Introduction: Freezing of gait (FoG) is one of the most disabling gait disorders in Parkinson's disease (PD), reflecting motor and cognitive impairments, mainly related to dopamine deficiency. Recent studies investigating kinematic and kinetic factors affecting gait in these patients showed a postural instability characterized by disturbed weight-shifting, inappropriate anticipatory postural adjustment, worse reactive postural control, and a difficulty executing complex motor tasks (i.e. sit-to-walk). These symptoms are difficult to alleviate and not very responsive to Levodopa. For this reason, additional therapeutic actions based on specific therapeutic protocols may help patients with their daily lives. We conducted a randomized control trial aimed to test if two clinical protocols for PD patients with FoG were effective to improve postural control. Methods: Rehabilitation protocols, conceived to improve gait, were based on learning motor exercises with the Action Observation plus Sonification (AOS) technique, or by the use of external sensory cues. We collected biomechanical data (Center of Mass COM, Center of Pressure COP, and moving timings), using the sit-to-walk task as a measure of motor and gait performance. Results: Kinetic and kinematic data showed that when treatment effects consolidate, patients treated with AOS protocol are more efficient in merging subsequent motor tasks (sit-to-stand and gait initiation), and diminished the total moving time and the area of the COP positions. Conclusion: We demonstrated for the first time that PD patients with FoG treated with an AOS protocol aimed at relearning appropriate gait patterns increased balance control and re-acquired more efficient postural control.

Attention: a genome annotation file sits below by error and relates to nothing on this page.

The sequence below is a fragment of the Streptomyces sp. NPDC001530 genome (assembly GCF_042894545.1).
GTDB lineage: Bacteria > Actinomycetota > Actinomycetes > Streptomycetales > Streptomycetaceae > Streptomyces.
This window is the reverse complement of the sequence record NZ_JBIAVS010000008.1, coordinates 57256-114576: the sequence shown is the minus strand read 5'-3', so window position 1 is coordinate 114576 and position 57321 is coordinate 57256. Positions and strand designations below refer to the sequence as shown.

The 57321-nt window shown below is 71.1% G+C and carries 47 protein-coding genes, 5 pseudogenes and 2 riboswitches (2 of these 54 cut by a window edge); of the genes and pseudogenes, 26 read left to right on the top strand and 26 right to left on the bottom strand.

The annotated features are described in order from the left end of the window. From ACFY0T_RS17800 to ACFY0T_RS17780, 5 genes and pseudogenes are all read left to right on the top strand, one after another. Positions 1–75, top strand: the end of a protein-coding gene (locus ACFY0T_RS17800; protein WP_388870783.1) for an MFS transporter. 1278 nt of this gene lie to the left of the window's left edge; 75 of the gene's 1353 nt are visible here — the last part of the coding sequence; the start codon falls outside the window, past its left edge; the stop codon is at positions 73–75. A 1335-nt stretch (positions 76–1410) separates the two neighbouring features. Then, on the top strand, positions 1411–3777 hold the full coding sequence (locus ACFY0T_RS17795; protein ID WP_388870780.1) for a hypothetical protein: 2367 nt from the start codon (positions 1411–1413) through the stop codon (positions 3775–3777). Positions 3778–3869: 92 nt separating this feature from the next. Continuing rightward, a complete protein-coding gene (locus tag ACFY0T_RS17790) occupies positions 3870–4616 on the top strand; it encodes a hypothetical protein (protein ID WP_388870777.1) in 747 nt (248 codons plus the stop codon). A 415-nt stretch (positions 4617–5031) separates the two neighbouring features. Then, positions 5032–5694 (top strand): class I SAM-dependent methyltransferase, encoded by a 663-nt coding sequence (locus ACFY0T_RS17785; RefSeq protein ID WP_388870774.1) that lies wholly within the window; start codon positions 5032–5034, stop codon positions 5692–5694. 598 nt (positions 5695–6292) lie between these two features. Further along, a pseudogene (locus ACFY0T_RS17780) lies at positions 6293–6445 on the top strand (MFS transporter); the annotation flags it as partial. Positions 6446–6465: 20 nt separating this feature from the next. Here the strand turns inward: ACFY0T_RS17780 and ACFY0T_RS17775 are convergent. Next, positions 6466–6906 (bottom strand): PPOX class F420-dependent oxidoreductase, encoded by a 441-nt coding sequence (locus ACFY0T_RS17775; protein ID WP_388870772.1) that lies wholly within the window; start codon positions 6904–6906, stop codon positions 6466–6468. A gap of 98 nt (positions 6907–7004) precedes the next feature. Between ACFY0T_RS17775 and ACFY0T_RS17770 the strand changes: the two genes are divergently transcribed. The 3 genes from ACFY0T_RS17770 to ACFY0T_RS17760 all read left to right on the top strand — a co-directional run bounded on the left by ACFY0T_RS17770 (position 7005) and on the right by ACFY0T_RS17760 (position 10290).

Action observation improves sit-to-walk in patients with Parkinson's disease and freezing of gait. Biomechanical analysis of performance

Mezzarobba S.;Grassi M.;Manganotti P.;Bernardis P.
2020

Abstract

Introduction: Freezing of gait (FoG) is one of the most disabling gait disorders in Parkinson's disease (PD), reflecting motor and cognitive impairments, mainly related to dopamine deficiency. Recent studies investigating kinematic and kinetic factors affecting gait in these patients showed a postural instability characterized by disturbed weight-shifting, inappropriate anticipatory postural adjustment, worse reactive postural control, and a difficulty executing complex motor tasks (i.e. sit-to-walk). These symptoms are difficult to alleviate and not very responsive to Levodopa. For this reason, additional therapeutic actions based on specific therapeutic protocols may help patients with their daily lives. We conducted a randomized control trial aimed to test if two clinical protocols for PD patients with FoG were effective to improve postural control. Methods: Rehabilitation protocols, conceived to improve gait, were based on learning motor exercises with the Action Observation plus Sonification (AOS) technique, or by the use of external sensory cues. We collected biomechanical data (Center of Mass COM, Center of Pressure COP, and moving timings), using the sit-to-walk task as a measure of motor and gait performance. Results: Kinetic and kinematic data showed that when treatment effects consolidate, patients treated with AOS protocol are more efficient in merging subsequent motor tasks (sit-to-stand and gait initiation), and diminished the total moving time and the area of the COP positions. Conclusion: We demonstrated for the first time that PD patients with FoG treated with an AOS protocol aimed at relearning appropriate gait patterns increased balance control and re-acquired more efficient postural control.
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Utilizza questo identificativo per citare o creare un link a questo documento: http://hdl.handle.net/11567/1070264
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